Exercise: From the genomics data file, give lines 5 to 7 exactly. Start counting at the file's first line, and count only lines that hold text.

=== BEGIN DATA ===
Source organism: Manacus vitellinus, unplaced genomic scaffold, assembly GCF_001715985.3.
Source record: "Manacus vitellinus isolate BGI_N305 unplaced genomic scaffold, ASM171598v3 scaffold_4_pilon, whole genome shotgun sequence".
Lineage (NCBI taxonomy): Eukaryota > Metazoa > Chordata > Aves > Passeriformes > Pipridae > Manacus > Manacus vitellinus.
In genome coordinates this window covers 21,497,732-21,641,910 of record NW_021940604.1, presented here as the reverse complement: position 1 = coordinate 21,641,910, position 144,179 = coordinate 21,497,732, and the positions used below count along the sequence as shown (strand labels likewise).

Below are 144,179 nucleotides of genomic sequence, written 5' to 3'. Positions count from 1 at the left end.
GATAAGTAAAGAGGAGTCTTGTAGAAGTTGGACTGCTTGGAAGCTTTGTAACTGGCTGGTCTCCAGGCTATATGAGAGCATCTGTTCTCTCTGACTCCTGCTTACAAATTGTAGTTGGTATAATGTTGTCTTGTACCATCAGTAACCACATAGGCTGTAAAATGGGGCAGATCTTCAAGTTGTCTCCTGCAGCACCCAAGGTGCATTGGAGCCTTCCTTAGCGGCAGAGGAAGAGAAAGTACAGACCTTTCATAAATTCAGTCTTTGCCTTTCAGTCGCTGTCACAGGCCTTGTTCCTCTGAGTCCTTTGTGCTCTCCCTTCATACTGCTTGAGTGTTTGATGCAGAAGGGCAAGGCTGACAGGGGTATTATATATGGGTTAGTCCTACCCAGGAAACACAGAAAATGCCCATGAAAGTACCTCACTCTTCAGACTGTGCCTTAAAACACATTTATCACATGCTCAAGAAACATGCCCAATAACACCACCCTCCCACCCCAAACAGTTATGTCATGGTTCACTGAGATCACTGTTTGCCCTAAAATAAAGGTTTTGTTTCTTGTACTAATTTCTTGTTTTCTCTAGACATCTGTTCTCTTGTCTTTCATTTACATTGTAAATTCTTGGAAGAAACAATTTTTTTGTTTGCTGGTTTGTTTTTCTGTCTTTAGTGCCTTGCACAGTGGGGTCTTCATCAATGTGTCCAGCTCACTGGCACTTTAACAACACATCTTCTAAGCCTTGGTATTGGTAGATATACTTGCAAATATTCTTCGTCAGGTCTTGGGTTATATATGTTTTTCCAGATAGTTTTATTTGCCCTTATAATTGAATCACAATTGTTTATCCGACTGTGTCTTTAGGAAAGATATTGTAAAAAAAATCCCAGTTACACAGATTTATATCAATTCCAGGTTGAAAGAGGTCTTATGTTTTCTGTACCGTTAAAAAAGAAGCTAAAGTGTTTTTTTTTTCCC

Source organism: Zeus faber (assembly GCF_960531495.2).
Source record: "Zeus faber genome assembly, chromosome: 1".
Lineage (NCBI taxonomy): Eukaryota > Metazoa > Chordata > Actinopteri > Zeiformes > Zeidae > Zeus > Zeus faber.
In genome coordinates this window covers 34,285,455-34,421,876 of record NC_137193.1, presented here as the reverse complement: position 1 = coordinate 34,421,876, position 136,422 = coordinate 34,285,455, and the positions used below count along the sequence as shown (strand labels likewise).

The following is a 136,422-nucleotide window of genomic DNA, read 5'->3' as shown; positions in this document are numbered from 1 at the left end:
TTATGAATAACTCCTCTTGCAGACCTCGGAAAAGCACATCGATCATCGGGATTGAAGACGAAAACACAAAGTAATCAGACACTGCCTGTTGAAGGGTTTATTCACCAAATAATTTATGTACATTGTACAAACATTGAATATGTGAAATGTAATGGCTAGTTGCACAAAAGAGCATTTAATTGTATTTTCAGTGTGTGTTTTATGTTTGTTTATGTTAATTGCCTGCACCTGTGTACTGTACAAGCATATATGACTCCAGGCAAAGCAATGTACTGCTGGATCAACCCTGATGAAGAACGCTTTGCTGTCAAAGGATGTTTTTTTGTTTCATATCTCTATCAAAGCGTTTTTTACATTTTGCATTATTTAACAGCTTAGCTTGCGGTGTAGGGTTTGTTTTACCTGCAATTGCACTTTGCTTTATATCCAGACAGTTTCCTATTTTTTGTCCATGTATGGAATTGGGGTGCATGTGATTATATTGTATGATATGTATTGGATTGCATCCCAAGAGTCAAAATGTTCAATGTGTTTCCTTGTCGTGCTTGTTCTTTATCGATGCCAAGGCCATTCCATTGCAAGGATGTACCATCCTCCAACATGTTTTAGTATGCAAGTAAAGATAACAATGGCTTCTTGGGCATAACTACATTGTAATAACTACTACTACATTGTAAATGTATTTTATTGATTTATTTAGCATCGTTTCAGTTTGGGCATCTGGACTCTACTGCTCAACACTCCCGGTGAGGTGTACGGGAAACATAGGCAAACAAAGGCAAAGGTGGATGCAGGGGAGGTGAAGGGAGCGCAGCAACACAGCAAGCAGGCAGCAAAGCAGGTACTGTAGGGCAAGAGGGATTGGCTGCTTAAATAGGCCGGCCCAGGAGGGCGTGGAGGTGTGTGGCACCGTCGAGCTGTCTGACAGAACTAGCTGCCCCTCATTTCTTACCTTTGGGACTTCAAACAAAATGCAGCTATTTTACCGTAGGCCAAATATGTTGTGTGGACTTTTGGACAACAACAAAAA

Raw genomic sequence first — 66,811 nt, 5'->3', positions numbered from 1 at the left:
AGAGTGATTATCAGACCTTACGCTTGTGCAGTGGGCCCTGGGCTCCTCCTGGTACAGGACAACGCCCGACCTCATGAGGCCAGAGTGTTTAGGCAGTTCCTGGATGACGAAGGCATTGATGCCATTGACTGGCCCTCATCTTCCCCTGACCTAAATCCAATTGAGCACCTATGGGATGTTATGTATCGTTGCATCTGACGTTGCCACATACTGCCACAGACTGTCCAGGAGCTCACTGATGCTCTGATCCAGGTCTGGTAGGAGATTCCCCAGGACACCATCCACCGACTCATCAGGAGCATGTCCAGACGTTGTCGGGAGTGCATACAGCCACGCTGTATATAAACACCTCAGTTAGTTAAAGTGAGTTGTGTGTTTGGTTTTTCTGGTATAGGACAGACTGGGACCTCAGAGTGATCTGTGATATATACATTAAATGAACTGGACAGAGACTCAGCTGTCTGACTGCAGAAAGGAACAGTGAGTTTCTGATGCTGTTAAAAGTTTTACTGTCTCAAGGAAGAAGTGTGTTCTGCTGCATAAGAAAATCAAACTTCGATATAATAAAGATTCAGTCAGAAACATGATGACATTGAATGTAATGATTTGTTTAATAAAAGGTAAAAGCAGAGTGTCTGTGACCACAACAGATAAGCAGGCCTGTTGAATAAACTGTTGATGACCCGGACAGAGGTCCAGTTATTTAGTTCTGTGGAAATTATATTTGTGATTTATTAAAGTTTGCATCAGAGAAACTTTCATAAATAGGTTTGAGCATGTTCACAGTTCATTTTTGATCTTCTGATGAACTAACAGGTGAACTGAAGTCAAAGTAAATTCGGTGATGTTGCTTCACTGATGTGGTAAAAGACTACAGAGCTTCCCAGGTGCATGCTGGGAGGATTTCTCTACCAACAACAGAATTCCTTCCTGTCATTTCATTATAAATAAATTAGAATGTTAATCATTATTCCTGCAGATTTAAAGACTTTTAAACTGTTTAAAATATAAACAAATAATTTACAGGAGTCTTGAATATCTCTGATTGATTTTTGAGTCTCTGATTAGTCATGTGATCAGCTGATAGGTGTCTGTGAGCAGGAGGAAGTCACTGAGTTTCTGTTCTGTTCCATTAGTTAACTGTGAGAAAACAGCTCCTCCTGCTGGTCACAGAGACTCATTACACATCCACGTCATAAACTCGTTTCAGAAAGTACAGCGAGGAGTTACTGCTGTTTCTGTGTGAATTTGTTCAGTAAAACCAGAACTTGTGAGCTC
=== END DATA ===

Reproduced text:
Below are 144,179 nucleotides of genomic sequence, written 5' to 3'. Positions count from 1 at the left end.
GATAAGTAAAGAGGAGTCTTGTAGAAGTTGGACTGCTTGGAAGCTTTGTAACTGGCTGGTCTCCAGGCTATATGAGAGCATCTGTTCTCTCTGACTCCTGCTTACAAATTGTAGTTGGTATAATGTTGTCTTGTACCATCAGTAACCACATAGGCTGTAAAATGGGGCAGATCTTCAAGTTGTCTCCTGCAGCACCCAAGGTGCATTGGAGCCTTCCTTAGCGGCAGAGGAAGAGAAAGTACAGACCTTTCATAAATTCAGTCTTTGCCTTTCAGTCGCTGTCACAGGCCTTGTTCCTCTGAGTCCTTTGTGCTCTCCCTTCATACTGCTTGAGTGTTTGATGCAGAAGGGCAAGGCTGACAGGGGTATTATATATGGGTTAGTCCTACCCAGGAAACACAGAAAATGCCCATGAAAGTACCTCACTCTTCAGACTGTGCCTTAAAACACATTTATCACATGCTCAAGAAACATGCCCAATAACACCACCCTCCCACCCCAAACAGTTATGTCATGGTTCACTGAGATCACTGTTTGCCCTAAAATAAAGGTTTTGTTTCTTGTACTAATTTCTTGTTTTCTCTAGACATCTGTTCTCTTGTCTTTCATTTACATTGTAAATTCTTGGAAGAAACAATTTTTTTGTTTGCTGGTTTGTTTTTCTGTCTTTAGTGCCTTGCACAGTGGGGTCTTCATCAATGTGTCCAGCTCACTGGCACTTTAACAACACATCTTCTAAGCCTTGGTATTGGTAGATATACTTGCAAATATTCTTCGTCAGGTCTTGGGTTATATATGTTTTTCCAGATAGTTTTATTTGCCCTTATAATTGAATCACAATTGTTTATCCGACTGTGTCTTTAGGAAAGATATTGTAAAAAAAATCCCAGTTACACAGATTTATATCAATTCCAGGTTGAAAGAGGTCTTATGTTTTCTGTACCGTTAAAAAAGAAGCTAAAGTGTTTTTTTTTTCCC

Source organism: Zeus faber (assembly GCF_960531495.2).